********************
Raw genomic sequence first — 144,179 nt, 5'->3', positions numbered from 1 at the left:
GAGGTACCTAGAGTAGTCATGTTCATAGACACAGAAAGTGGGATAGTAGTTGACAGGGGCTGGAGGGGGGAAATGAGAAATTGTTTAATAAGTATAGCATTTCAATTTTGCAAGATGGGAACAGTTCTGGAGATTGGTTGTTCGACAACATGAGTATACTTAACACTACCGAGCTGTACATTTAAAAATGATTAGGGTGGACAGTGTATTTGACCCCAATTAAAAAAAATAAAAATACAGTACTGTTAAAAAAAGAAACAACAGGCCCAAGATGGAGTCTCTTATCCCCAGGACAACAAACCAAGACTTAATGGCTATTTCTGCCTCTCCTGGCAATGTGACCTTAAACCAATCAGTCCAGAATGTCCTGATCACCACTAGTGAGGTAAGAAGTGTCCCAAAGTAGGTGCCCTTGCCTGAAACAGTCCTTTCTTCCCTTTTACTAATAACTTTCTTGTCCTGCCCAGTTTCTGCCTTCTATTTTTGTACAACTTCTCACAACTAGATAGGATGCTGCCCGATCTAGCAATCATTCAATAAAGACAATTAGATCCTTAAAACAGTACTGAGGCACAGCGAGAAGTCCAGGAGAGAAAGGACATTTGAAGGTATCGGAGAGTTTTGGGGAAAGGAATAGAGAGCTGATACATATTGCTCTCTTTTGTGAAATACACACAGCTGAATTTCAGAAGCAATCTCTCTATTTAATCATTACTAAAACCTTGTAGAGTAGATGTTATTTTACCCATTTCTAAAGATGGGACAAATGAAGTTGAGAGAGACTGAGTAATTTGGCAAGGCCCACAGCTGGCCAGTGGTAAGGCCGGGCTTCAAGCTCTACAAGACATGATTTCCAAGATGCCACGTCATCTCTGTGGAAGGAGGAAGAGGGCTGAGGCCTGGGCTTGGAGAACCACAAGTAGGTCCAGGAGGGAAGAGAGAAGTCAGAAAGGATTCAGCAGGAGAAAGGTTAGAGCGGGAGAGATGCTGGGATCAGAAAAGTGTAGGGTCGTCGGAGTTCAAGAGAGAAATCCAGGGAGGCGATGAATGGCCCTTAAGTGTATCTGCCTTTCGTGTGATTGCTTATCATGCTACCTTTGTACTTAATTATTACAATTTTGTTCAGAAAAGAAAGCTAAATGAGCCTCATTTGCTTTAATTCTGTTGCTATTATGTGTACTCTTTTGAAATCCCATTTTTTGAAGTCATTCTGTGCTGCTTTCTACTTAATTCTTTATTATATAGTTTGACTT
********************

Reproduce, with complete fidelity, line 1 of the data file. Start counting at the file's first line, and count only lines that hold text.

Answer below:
Raw genomic sequence first — 144,179 nt, 5'->3', positions numbered from 1 at the left: